The Financial Services Regulatory Authority of Ontario’s revised proposed guidance on retroactive adverse amendments for pension plan administrators is inconsistent with existing case law, the wording of the Pension Benefits Act and the principles of statutory interpretation, said the Association of Canadian Pension Management, in an open letter.

The FSRA’s proposed guidelines aim to provide greater clarity as to the factors or circumstances under which it may still register retroactive adverse amendments. However, the ACPM said the regulator’s interpretation of the PBA “is unsupported by the statutory framework.”

While it acknowledged there were positive elements to the proposed guidance, the association noted the FSRA’s proposed discretionary power to determine whether an “. . . amendment does not truly have an ‘adverse effect'” creates a high degree of uncertainty for plan administrators, employers and other industry stakeholders. Indeed, it noted the regulator’s interpretation would likely lead to additional litigation, increasing the costs to administrators and employers who operate and/or sponsor pension plans.

Read: FSRA pension plan administration guidance requires clarity, consistency, says ACPM

“ACPM advocates for a strong retirement system in Canada, and we continue to caution FSRA that this
guidance would likely be viewed as more reason for employers not to sponsor a pension plan,” read the letter.

The association said the FSRA’s guidance also “appears to be an attempt to expand FSRA’s regulatory powers beyond the boundaries of the PBA” and would create a new category of amendment, broadening the FSRA’s regulatory powers without the required statutory authority. For instance, the obligation for plan administrators to “demonstrate a reasonable and good faith belief the amendment is not a retroactive adverse amendment” is not supported by the PBA, it added.

The guidance also creates additional administrative burden for plan administrators in preparing applications for registering amendments, said the ACPM, adding it may impose an obligation for plan administrators to file additional documentation in relation to an amendment that may be a retroactive adverse amendment. In response to the proposed guidelines’ directive that plan administrators should “also be prepared to make submissions addressing the registrability of the amendment, including any applicable legal advice that supports registration of the amendment,” the association noted the FSRA doesn’t have the power to require a plan administrator or sponsor to waive its legal privilege over legal advice obtained in the course of developing an amendment.

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The ACPM noted a plan administrator isn’t responsible for plan design and amendments to pension plans aren’t subject to scrutiny through a fiduciary lens. “By suggesting that the act of merely filing an amendment adopted by the plan sponsor — a statutory obligation — is subject to fiduciary duties, FSRA is attempting to impose fiduciary duties where they do not exist. This is inappropriate and not supported at law.”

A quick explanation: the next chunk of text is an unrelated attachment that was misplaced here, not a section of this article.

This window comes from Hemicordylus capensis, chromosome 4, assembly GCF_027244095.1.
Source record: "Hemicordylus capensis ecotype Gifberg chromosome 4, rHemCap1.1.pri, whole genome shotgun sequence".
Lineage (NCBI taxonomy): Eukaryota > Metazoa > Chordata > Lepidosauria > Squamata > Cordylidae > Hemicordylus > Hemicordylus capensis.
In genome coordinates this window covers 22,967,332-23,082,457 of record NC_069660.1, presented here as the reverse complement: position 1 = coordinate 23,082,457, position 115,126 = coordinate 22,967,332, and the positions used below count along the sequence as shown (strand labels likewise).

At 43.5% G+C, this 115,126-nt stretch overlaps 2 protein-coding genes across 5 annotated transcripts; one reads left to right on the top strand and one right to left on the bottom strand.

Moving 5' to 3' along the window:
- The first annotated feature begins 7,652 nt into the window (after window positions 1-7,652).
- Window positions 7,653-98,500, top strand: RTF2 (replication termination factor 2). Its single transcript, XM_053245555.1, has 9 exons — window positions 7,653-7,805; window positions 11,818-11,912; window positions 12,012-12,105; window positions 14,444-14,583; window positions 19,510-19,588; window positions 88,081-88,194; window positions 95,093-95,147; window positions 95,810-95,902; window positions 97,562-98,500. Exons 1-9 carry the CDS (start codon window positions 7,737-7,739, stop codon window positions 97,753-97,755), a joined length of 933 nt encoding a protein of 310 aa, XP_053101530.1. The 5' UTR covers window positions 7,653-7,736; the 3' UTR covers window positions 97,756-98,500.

The same goes for the question of whether an amendment is “fair and equitable,” said the ACPM, noting, subject to certain limitations in the PBA, an employer or plan sponsor isn’t required to treat different groups “fairly” or “equitably” when amending a pension plan, meaning the guidance imports concepts and limitations on amendments that are inconsistent with the law. The FSRA’s position that an amendment to remove a variable indexation formula or replace that formula with a fixed-indexation rate for accrued benefits is generally void is also inconsistent with the PBA, it continued, adding the guidance may negatively impact a plan administrator’s ability to purchase annuities from insurers in the context of an orderly windup.

“By casting uncertainty over the ability to make such amendments, the revised proposed guidance would disrupt decades of practice in the industry with no discernable improvement to member outcomes.”

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In an emailed statement to Benefits Canada, the FSRA said it’s committed to open and transparent consultation on guidance and rules, noting there was significant technical consultation with the sector on this guidance prior to its release for broader review and the version released for consultation reflected a balanced approach based on the feedback received.

“Our primary objective is to ensure the effective regulation of pension plans in Ontario while upholding the principles outlined in the Pension Benefits Act and the FSRA Act. Our guidance is developed through a comprehensive analysis of existing case law, statutory language/interpretation informed by FSRA’s statutory objects and principles based regulation.”

The FSRA also said it remains committed to engaging with all stakeholders to better understand any concerns and to refine its guidance accordingly.

“We look forward to discussing this proposed guidance will all stakeholders, including the [ACPM]. Ultimately, our goal is to promote the good administration of pension plans and protect and safeguard the pension benefit sand rights of pension plan beneficiaries while minimizing the potential for disputes and litigation. We remain open to constructive dialogue and feedback as we work towards achieving these shared objectives.”

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